Where there is no kindness, there is no luxury – and brands are taking notice, writes Lucia van der Post
There’s a new buzzword in the realm of silken scarves, soft-as-butter gloves and hot hotels – one that has taken some in the luxury world by surprise, for the word is ‘kindness’.
It may seem clear to many that where there is no kindness there is no luxury, but it is amazing how long it has taken those running the highest-class brands to wake up to how kindness can transform a business. It’s not just the moral authority it conveys, but also its effectiveness as a business tool. Most of us have heard stories of the ridiculous snootiness of some of the greatest names in the world of luxury goods.
There’s the famous one of the Zurich sales assistant who didn’t think it worth her while to bring down a handbag from a high shelf for Oprah Winfrey to look at – presumably on the grounds she didn’t think she could afford it! I was told of a group of wealthy (but not very sophisticated) Chinese industrialists walking into a big-name Bond Street store.
The sales girls clearly thought them beneath their manicured attention, and were unwilling to give them the kind of service they deserved. So out they walked, straight into another Bond Street shop where kinder (and cleverer) sales people relieved them of hundreds and thousands of pounds.
Of course, some in the industry got there early. The wonderful hotelier Gordon Camp-bell Gray has put kindness at the heart of every hotel he’s created. Every person, he told his staff, was to be treated exactly the way they would treat a Mick Jagger or a member of the royal family. And Brunello Cucinelli is not your average Harvard-trained business-man, but his views – once seen as almost insanely idealistic – are being adopted by companies around the world.
‘It is high time for capitalism to become more human in order to become contemporary,’ he once wrote. ‘Traditional values, kindness and care, may not be good business talk, but it works for me.’ His soaring profits and success show that it certainly does work for him. A Californian called Anne Herbert wrote ‘Practice random kindness and senseless acts of beauty’ on a napkin in a restaurant in 1982.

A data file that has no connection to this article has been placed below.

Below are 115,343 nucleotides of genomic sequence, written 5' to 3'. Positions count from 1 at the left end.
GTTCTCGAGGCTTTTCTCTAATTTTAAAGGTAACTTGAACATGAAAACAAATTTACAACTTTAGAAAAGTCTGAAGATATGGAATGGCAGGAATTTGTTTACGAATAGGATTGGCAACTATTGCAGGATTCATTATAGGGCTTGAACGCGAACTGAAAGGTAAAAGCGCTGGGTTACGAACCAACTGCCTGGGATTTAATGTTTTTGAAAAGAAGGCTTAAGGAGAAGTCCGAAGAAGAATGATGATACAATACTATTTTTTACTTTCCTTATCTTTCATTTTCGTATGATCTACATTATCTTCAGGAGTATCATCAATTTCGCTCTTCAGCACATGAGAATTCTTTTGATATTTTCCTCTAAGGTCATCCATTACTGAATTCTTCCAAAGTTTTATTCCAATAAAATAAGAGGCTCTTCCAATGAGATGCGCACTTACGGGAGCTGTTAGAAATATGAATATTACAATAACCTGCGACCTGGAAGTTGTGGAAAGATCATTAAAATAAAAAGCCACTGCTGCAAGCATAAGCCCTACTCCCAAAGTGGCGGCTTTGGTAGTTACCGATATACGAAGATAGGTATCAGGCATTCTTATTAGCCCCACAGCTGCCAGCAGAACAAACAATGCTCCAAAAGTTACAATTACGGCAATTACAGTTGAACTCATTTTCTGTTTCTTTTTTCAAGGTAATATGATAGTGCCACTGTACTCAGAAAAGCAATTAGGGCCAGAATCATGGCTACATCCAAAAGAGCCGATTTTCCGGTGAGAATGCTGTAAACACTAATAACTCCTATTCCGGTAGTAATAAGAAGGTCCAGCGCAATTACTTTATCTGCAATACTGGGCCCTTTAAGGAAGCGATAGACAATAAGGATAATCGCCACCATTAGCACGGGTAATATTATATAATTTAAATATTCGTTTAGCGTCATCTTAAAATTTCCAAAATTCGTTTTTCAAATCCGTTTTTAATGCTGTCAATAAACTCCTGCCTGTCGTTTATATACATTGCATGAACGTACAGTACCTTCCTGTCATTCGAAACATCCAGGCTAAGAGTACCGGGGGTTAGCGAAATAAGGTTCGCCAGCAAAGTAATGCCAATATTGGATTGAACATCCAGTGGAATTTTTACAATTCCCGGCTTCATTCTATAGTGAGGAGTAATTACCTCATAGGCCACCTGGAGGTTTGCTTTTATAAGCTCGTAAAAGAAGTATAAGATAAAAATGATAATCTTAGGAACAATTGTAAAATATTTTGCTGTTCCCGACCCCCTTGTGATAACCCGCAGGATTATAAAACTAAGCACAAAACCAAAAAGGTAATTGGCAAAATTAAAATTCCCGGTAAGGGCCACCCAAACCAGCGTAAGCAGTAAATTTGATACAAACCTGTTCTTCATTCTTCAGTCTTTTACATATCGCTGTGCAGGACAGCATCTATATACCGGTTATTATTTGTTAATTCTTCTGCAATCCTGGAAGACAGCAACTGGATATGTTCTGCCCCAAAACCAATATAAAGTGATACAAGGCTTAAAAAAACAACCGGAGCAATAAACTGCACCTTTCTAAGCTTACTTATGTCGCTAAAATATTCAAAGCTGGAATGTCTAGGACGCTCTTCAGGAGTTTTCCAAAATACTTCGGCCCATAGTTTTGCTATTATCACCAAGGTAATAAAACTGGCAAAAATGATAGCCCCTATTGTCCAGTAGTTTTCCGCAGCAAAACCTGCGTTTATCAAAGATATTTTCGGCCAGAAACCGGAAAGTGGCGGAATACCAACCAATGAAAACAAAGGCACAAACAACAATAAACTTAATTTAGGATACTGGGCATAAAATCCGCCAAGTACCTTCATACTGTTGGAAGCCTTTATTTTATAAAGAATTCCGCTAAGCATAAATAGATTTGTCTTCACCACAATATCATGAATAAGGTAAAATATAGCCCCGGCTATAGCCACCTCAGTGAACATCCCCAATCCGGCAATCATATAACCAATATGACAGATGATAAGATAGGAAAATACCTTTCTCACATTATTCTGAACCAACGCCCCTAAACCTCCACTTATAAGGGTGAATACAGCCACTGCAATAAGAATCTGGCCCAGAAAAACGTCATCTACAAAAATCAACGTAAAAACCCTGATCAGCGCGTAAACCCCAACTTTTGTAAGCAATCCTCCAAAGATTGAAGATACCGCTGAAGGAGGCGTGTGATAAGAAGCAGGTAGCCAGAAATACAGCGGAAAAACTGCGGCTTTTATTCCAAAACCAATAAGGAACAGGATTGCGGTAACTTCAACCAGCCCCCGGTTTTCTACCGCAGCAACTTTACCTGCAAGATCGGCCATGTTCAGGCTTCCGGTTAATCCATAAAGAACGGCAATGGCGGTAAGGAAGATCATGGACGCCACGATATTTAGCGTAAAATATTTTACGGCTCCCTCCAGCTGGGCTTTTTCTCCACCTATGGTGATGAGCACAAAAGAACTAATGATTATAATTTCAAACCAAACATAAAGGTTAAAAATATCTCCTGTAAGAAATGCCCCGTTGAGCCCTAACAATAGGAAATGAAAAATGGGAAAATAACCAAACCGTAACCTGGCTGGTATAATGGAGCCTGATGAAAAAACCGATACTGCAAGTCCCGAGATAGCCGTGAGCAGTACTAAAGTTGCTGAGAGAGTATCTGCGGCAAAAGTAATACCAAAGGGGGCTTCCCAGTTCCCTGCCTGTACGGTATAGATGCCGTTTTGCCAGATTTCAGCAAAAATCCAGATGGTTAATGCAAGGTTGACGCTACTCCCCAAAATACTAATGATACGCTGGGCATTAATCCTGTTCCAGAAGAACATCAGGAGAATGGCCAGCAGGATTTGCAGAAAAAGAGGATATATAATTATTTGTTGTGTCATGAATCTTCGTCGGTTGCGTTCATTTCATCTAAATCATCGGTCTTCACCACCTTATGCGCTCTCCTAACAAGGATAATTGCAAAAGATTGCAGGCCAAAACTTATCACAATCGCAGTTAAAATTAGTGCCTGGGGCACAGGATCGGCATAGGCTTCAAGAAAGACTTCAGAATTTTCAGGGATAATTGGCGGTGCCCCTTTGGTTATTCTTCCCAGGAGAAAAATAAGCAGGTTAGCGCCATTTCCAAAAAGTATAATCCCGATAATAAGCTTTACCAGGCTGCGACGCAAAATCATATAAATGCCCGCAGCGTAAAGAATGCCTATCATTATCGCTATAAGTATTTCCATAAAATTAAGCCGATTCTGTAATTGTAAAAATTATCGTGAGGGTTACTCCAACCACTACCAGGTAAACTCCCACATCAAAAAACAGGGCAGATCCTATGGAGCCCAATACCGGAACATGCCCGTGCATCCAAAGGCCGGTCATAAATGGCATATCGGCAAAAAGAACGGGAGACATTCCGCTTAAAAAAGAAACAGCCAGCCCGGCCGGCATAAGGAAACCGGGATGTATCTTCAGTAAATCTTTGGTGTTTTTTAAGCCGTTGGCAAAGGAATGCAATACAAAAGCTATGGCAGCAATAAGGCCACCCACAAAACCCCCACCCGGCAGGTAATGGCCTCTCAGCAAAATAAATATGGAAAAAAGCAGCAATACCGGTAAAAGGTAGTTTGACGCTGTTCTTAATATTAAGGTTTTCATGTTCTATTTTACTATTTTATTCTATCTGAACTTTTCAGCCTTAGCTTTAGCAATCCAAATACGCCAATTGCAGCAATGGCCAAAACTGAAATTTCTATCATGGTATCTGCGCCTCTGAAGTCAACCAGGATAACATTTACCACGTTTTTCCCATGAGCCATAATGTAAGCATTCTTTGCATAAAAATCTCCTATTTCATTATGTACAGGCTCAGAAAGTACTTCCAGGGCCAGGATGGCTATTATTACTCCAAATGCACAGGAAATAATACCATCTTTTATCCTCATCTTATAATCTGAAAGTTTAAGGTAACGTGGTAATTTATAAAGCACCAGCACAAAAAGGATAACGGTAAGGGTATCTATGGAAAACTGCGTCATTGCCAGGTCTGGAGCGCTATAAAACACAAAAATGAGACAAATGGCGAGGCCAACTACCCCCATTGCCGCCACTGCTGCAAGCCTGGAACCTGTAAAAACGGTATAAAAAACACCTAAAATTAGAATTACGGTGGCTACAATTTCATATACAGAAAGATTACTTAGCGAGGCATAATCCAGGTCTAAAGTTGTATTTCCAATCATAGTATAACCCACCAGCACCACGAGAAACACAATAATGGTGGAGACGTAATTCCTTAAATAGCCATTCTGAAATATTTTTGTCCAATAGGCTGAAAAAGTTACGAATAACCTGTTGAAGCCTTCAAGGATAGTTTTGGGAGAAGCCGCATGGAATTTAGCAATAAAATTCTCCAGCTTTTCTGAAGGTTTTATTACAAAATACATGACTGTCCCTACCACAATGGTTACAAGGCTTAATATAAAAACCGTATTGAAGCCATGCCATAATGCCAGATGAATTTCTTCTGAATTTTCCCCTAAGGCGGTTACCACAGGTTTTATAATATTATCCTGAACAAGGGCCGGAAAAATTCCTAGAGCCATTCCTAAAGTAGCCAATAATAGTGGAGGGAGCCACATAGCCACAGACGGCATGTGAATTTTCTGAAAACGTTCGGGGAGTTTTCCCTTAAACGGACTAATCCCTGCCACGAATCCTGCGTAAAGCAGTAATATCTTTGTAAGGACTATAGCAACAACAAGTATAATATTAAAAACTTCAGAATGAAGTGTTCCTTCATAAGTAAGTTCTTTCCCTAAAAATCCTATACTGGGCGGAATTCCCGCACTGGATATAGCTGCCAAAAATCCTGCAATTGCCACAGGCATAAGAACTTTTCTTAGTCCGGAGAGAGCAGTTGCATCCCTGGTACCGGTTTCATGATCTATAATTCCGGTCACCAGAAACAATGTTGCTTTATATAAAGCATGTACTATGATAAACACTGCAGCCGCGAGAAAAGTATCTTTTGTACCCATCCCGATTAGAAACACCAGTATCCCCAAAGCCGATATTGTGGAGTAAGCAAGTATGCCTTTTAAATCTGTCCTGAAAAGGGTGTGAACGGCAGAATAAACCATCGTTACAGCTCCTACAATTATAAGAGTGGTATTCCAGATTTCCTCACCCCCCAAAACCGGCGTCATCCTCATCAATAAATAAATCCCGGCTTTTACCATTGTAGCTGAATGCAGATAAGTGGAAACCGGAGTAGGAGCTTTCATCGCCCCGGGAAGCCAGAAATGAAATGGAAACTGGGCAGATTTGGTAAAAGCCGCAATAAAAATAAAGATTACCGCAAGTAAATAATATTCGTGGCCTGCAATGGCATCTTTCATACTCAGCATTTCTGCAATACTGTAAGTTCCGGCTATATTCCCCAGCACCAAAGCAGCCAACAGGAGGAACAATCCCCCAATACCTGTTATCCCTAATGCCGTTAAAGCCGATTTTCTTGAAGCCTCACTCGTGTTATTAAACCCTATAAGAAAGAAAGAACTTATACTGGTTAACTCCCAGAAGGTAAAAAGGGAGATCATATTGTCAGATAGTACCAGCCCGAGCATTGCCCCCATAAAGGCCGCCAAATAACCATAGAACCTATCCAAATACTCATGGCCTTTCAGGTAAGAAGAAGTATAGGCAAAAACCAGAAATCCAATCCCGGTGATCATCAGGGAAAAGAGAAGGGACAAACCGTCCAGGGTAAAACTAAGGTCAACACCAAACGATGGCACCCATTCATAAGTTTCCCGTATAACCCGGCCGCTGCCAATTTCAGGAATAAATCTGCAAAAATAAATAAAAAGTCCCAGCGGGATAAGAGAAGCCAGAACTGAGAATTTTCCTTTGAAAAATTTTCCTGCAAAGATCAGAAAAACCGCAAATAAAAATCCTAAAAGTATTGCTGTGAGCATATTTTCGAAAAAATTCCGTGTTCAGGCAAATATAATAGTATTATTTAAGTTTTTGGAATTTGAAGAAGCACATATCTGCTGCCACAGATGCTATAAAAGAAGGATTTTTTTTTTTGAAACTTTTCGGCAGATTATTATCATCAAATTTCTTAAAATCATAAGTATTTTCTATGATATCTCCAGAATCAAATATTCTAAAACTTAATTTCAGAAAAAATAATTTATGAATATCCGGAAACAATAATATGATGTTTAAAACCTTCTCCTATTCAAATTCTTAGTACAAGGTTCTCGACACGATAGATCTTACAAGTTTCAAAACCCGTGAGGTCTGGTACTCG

That advice is now seen as a major business tool, and brands that delight their customers by sending them gifts showing they care are reaping the rewards. At Pret-a-Manger, for instance, employees have a budget that they are allowed to use to give something free of charge to a customer they feel might need it. My husband, for instance, seldom has to pay for a croissant at Pret-a-Manger – his lean and hungry look clearly encourages staff to try to feed him up. KLM staff have long been empowered to offer a few customers free flights, while at Warehouse staff were allowed each day to give one customer a free piece of clothing.
All this ties into the new ‘woke’ trend – fashion houses feeling they should give back to the less advantaged. It is becoming not just unkind but also foolish not to pay staff properly, not to give them a decent working environment. Customers don’t like it, and if they get to hear about it they make their feelings clear by simply turning away.
Of course, none of this works if it is done merely for cynical, cosmetic reasons. Kindness has to be truly part of the corporate culture, and it has to emanate from the top. But, happily, all the evidence so far is that it really pays – in enhancing the pleasure customers and staff get from their interaction, and in better bottom lines (why wouldn’t you go back to the hotel, the store, the restaurant that makes you feel special?).
It seems like a win-win situation, and the wonder is why it took business so long to wake up to its power.